The letters of the past reveal countless lives that were
ruined or ended because of racial slavery. Our forefathers
had no virtues when it required compassion for
African-Americans. One cannot speak of morality in terms of
active or passive--there simply was no morality concerning
slavery. We, as a people today, must exist in a country
that was handed-down, literally, by hypocrites. For over
two hundred years, the leaders of our country eagerly
allowed the oppression for which they established the
country to escape. How can we as descendants of those
people view the past and honestly feel a sense of morality
for the country? 

To deal with our past realistically, it is necessary to
view the early leaders in their own terms: as frail,
fallible human beings. We could have admired them for many
things: their courage and bravery in the military struggle
against Britain; their creativity in forging a new
government; and their service to a cause that captured the
imagination of people around the world. However, it is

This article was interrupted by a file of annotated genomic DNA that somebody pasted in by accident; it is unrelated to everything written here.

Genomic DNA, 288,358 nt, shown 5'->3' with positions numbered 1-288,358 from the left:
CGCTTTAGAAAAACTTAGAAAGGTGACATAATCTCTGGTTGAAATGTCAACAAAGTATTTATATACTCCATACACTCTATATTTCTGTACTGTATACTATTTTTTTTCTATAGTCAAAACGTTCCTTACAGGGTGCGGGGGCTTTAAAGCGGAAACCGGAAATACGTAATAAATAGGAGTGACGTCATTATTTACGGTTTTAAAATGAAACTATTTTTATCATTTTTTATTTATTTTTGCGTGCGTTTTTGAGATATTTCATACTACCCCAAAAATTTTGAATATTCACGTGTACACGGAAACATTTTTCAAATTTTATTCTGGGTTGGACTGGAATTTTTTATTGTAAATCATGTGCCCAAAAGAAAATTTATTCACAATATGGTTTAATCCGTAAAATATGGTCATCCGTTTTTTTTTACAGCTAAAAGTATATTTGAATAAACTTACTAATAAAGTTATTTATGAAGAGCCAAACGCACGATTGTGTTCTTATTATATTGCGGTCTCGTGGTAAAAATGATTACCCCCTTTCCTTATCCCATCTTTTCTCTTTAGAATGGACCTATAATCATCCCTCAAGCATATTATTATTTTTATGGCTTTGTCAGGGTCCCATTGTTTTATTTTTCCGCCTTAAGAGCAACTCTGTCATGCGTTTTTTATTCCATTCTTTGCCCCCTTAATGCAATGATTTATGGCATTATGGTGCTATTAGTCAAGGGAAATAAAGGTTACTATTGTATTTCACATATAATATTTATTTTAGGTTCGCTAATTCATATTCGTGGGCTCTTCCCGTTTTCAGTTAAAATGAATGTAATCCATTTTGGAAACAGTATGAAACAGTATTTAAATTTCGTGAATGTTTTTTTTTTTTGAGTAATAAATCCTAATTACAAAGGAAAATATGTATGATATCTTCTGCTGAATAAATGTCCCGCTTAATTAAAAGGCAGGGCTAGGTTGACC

impossible to admire the hypocritical Founding Fathers of
this nation for betraying the very ideals to which they
gave lip service. It is impossible to admire our early
leaders for speaking eloquently at one moment for the
brotherhood of man and in the next moment denying it to the
black brothers and sisters who fought by their side and
bled for their profit. It is forever impossible to admire
the thousands of white settlers of America in light of the
degrading treatment of the human spirit, for considering
"the labor of a breeding woman as no object, and that a
child raised every two years is of more profit than the
crop of the best laboring man." (Jefferson, Thomas. "The
American Nation." p. 352) The concern here is not for the
harm that the Fathers did to the cause which they claimed
to serve, but rather for the harm that their moral legacy
has left for every generation of their progeny. Didn't they
realize the effect their actions would have on the growing
nation? Didn't they know the black slave would not behave
like a well trained dog forever? After reading the facts,
one can only speculate that, no, neither did they realize
nor did they care about the misfortune of the black race.
They were profiting from the degradation of a whole race of
people, and that was the driving force behind the cracking
whip. Having created a flawed revolutionary doctrine and a
Constitution that did not bestow the blessings of liberty
to its posterity, the stage was set for every succeeding
generation of Americans to apologize, compromise and
criticize the principles of liberty that were supposed to